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I have one partial view which will be called both by @RenderPage and a controller's action as well.

Here is the code to call it from another view with @RenderPage which passes parameters with the PageData[]:

        @foreach (var subTree in itemTree.SubTrees)
            <li id ="@("LiOf" + subTree.Root.ID)" style = "margin-top: 0px">
                @RenderPage("~/Areas/MFC/Views/Items/_SubItemsTree.cshtml", subTree, itemTreeViewModel, false, Request.RawUrl, showOpenAsTreeRoot)

BTW, this partial view is a "treeNode" so it will be rendered many times by a single call.

And here is the code in the action of a controller which passes parameters with the Model and ViewBag, when a certain node need to be refreshed, this action will be called:

    var fatherTree = ItemTree.ItemTreeOf(item.FatherID);
    ViewBag.IsSubtreeRoot = true;
    ViewBag.ReturnUrl = returnUrl;
    ViewBag.ItemTreeViewModel = new ItemTreeViewModel(
        view, fatherTree, whats, types,
        showPopupOperationMenu: true, showMoveLeftRight: true, showMoveUpDown: true);
    ViewBag.ShowOpenAsTreeRoot = true;
    return View("~/Areas/MFC/Views/Items/_SubItemsTree.cshtml", fatherTree);

To work properly in the 2 cases, the view to be rendered is like this:

@model ItemTree
@using Martian.Areas.MFC.Models;
    var itemTree = (PageData[0] as ItemTree) ?? Model;
    var itemTreeViewModel = PageData[1] ?? ViewBag.ItemTreeViewModel as ItemTreeViewModel;
    var isSubtreeRoot = (bool) (PageData[2] ?? ViewBag.IsSubtreeRoot);
    var returnUrl = PageData[3] ?? ViewBag.ReturnUrl as string;
    var showOpenAsTreeRoot = (bool)(PageData[4] ?? ViewBag.ShowOpenAsTreeRoot);

And yes, it works well yet looks awkward. As I have a pack of partial views needs to be transferred to be called by @RenderPage rather than @Html.RenderPartial, and they need to be returned by some action as well, this will be a problem. Is there any better way to do that? Thanks.

2013-01-19 A painful yet workable solution is here:

The train of the brain is that: if we can pass more than one parameters into the Controller.View, we can pass it to the cshtml as PageData[].

step 1. Modify the call from controller:

    public ActionResult AjaxRemoveUser(int departmentID, int teamID, string userName, int udcTypeValue)
        var team = _repMFC.ReadItemAt<Department>(teamID);
        team.RemoveUser(udcTypeValue, userName);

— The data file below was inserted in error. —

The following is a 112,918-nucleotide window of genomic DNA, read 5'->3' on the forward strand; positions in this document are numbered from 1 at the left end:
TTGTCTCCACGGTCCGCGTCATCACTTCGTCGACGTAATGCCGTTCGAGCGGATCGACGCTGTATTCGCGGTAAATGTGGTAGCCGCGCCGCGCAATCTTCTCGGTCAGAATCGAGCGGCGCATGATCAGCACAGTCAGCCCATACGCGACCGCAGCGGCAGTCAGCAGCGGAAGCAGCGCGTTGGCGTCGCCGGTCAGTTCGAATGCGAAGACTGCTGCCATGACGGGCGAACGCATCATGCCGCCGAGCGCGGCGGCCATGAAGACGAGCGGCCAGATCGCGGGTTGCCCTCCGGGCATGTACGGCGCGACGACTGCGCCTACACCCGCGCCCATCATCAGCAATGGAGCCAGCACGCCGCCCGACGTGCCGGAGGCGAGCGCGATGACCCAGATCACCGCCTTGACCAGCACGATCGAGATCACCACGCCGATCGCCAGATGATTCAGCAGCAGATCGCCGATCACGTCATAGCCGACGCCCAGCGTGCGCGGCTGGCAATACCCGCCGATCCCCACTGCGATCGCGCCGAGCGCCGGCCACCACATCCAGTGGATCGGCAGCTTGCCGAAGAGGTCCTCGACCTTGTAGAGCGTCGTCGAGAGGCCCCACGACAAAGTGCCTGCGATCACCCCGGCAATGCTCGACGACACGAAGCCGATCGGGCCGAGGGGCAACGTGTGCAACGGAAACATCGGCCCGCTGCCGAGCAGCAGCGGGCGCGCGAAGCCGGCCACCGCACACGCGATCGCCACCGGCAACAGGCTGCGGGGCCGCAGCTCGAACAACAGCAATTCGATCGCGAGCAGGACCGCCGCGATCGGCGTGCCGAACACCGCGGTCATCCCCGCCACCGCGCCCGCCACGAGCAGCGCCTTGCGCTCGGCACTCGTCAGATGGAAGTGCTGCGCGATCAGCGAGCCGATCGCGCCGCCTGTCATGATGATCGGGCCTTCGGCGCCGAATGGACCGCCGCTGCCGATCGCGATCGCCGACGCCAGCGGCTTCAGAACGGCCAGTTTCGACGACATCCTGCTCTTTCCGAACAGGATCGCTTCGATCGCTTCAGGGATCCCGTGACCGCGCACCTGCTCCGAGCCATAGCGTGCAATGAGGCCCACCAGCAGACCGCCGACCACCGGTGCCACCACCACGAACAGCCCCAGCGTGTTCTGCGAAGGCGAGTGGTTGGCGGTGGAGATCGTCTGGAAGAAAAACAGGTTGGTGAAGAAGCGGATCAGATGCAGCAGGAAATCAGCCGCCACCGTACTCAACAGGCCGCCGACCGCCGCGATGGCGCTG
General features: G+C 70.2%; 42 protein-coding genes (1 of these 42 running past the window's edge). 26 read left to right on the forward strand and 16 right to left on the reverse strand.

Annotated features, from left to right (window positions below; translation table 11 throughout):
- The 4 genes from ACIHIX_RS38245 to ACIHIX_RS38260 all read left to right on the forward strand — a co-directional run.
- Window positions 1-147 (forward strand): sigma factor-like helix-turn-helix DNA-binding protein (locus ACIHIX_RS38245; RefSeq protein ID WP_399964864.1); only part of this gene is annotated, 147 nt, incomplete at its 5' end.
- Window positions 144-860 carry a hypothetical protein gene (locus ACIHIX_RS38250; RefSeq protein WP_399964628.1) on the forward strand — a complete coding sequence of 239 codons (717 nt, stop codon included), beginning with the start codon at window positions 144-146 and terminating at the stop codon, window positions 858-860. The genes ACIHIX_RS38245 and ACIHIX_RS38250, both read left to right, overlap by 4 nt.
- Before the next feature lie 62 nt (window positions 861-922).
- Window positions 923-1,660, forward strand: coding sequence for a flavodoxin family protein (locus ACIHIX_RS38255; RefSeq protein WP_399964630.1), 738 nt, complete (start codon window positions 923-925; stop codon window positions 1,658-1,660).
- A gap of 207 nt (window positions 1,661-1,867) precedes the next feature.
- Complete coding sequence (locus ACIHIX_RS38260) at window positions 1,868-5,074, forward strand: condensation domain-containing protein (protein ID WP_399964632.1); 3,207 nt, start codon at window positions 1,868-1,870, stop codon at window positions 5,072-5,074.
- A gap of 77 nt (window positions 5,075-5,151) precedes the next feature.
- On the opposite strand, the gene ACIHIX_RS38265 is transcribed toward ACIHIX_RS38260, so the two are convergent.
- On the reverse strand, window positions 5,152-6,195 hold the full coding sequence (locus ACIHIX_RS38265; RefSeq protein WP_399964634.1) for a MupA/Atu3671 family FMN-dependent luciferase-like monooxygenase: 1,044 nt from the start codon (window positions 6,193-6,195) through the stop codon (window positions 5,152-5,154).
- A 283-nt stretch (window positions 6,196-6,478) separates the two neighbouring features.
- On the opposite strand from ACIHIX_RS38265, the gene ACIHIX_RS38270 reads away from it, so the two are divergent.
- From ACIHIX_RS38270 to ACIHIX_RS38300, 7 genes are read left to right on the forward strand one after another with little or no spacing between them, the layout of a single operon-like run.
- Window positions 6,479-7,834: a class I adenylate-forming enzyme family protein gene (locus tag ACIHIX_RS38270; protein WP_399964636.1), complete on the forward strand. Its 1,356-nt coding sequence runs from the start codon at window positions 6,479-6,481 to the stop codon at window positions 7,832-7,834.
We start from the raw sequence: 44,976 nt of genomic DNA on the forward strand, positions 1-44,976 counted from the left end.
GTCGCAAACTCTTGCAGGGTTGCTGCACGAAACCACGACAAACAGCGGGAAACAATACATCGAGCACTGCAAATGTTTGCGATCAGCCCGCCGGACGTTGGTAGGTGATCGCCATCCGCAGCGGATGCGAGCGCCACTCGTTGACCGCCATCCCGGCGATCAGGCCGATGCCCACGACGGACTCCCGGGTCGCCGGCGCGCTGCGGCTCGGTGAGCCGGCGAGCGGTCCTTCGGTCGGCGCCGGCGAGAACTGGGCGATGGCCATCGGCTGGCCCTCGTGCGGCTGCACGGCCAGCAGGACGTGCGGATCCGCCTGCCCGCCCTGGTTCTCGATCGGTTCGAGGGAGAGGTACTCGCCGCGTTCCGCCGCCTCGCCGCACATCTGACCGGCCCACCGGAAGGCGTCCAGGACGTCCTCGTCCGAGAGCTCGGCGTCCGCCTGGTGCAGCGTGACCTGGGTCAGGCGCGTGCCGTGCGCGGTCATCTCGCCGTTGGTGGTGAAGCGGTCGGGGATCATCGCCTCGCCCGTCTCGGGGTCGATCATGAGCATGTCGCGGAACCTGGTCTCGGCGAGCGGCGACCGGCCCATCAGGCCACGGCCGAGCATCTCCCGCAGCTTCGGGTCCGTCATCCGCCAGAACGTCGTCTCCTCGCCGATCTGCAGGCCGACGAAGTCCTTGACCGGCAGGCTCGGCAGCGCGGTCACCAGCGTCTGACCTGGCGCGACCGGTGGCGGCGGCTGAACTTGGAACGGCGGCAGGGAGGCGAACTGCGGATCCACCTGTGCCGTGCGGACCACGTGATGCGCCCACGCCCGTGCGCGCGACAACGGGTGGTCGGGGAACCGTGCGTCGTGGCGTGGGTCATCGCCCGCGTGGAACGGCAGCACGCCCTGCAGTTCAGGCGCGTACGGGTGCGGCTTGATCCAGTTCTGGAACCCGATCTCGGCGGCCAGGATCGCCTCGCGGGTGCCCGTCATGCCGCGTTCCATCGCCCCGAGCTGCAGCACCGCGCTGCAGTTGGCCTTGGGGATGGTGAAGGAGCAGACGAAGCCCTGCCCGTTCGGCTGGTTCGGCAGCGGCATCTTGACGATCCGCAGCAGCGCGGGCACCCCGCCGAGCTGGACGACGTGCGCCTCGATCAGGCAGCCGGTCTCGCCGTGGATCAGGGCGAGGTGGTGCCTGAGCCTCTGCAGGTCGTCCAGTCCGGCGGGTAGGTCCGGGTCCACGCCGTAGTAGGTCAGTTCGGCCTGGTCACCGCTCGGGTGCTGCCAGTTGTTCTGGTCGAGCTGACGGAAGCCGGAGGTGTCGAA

return MFCView("AssignMembers/_AjaxTeam", _repMFC.ReadItemAt<Department>(departmentID), team, true);

step 2. Derive the controller from MFCController instead of controller and . MFCController is our class designed before for some other reason, and all of our controllers are derived from it.

In the MFCController, there is the body of MFCView() which looks like this:

    public ActionResult MFCView(string ajaxViewName, params object[] list)
        var ajaxViewPath = ((BuildManagerCompiledView) (ViewEngines.Engines.FindPartialView(ControllerContext, ajaxViewName).View)).ViewPath;
        var viewModel = new MFCViewModel { AjaxViewPath = ajaxViewPath, PageData = list };
        return View("~/Views/Shared/_MFCView.cshtml", viewModel);

step 3. MFCViewModel:

    public class MFCViewModel
        public string AjaxViewPath;
        public object[] PageData;

It's quite clear and straight forward.

step 4. ~/Views/Shared/_MFCView.cshtml

@model Martian.Areas.MFC.Models.MFCController.MFCViewModel
    @RenderPage(Model.AjaxViewPath, Model.PageData)

step 5. In the view AssignMembers/_AjaxTeam.cshtml: As I described at the very beginning of the topic, it used to look like:

var department = (PageData[0]??ViewBag.Department) as Department;
var team = (PageData[1]??ViewBag.Team) as Department;
var enableEditMembers = (bool)(PageData[2]??ViewBag.EnableEditMembers);

And now it's actually:

var department = PageData[0] as Department;
var team = PageData[1] as Department;
var enableEditMembers = (bool) PageData[2]; 

Now, the PageData is created by the parameters we passed into MFCView().

Although the process looks painful, once u have finished the work, u can use the MFCView to pass as many parameters as u want, no ViewBag, no ViewData[], even no ViewModel! It looks like u are calling a normal method!

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1 Answer 1

I think you could use @Html.RenderAction instead of RenderPage. Then you can design an action, pass parameters and choose your partial view.

There is a good blog here about this.

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Thanks for your recommendation. But the partial is a "treeNode", which will be rendered hundreds of time each time, so better if using RenderPage instead of RenderAction to gain better performance. Only when it needed to be refreshed by an Ajax operation will it be called by my action. Am I right or not that the RenderAction is relatively slow? – cheny Dec 20 '12 at 2:32
Good point. RenderAction is probably slower as the whole Controller mechanism which is based on reflection has to be started. However I never measured the performance. – slfan Dec 20 '12 at 7:41

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